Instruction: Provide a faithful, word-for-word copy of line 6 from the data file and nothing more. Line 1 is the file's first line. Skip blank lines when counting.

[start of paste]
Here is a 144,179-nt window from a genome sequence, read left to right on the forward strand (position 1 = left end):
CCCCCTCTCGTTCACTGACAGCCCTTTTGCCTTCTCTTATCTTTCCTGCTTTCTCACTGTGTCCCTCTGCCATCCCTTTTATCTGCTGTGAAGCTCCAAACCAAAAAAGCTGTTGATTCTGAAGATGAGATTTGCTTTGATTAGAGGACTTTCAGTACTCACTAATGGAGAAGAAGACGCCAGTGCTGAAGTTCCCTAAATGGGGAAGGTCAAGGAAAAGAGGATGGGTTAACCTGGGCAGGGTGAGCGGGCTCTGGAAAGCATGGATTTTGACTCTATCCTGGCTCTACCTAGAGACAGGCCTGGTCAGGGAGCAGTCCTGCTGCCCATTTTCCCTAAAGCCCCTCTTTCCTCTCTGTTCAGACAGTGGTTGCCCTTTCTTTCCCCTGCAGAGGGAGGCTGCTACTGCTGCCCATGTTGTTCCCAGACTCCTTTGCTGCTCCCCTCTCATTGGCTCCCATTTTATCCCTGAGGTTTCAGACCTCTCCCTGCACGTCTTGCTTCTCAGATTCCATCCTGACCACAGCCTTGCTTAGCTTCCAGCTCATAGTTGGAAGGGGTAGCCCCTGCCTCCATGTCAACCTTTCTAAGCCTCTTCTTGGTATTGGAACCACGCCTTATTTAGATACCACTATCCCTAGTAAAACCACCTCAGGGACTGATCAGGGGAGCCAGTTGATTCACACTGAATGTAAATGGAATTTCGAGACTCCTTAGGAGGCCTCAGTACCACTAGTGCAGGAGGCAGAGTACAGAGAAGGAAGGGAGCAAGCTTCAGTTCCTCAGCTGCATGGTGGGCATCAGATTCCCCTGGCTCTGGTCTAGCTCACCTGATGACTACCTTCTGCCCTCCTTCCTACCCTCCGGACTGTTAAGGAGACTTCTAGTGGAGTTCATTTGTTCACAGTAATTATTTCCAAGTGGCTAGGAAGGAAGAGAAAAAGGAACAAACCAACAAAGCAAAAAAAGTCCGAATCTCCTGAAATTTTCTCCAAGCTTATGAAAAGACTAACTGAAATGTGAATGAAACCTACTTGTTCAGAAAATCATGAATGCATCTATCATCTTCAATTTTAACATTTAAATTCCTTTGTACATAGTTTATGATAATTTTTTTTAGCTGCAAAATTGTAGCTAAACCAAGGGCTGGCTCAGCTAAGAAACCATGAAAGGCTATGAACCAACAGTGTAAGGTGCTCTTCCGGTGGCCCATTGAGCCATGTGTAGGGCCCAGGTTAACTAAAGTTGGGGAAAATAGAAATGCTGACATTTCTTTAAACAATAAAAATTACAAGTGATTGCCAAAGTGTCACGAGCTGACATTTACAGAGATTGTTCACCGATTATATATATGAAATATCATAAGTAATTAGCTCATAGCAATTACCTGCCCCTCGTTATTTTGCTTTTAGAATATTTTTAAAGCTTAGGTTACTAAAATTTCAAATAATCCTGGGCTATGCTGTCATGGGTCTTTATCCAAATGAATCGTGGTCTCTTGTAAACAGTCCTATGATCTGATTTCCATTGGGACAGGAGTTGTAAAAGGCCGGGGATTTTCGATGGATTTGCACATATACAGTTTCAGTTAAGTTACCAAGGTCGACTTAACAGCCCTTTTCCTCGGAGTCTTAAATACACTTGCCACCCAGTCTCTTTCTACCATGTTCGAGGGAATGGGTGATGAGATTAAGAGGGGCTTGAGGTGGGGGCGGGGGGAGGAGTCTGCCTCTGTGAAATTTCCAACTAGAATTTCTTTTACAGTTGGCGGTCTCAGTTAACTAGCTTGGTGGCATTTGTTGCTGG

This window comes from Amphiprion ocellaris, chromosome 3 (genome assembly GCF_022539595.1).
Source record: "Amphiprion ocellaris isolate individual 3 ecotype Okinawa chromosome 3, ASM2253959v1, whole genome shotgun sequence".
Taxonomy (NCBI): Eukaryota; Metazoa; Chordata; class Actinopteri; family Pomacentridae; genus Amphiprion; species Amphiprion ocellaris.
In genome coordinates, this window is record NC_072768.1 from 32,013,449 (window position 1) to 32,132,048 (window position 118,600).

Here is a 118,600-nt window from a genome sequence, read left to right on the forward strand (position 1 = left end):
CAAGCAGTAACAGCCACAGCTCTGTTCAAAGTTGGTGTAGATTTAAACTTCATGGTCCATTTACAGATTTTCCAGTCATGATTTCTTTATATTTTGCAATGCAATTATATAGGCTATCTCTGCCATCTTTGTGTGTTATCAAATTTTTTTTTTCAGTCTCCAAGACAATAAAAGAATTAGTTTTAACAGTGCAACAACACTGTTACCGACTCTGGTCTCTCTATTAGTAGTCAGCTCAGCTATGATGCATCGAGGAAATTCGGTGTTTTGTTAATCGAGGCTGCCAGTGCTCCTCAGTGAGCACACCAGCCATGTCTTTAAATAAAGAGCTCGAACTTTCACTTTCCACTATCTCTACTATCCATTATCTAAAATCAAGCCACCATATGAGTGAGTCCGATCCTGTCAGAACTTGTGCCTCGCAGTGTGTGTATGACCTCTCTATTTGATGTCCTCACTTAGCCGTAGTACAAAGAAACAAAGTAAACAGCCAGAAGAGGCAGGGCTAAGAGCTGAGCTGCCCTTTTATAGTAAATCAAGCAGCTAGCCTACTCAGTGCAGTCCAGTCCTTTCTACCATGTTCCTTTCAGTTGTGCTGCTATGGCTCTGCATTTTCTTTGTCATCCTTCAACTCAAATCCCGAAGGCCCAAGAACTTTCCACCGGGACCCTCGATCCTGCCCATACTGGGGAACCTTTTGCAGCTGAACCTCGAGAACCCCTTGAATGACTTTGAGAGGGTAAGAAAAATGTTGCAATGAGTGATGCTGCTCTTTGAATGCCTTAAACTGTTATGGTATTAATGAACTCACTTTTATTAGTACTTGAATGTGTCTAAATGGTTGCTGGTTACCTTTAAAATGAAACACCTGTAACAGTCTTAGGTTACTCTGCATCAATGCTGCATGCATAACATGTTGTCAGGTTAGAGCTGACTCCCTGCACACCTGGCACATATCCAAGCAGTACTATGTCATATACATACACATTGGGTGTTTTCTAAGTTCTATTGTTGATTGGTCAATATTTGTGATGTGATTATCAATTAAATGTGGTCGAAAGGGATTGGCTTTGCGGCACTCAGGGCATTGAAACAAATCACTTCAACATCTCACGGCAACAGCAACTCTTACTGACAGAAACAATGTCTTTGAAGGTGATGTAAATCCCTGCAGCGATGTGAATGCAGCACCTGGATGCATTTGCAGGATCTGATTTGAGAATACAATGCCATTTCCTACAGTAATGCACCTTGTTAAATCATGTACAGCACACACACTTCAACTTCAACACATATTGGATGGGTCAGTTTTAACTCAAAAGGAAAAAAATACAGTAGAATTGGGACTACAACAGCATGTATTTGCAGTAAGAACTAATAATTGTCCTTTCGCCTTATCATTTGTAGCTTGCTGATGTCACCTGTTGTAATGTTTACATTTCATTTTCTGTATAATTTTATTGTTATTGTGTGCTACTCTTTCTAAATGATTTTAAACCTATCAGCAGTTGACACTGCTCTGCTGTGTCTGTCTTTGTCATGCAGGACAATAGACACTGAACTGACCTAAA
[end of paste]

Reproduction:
In genome coordinates, this window is record NC_072768.1 from 32,013,449 (window position 1) to 32,132,048 (window position 118,600).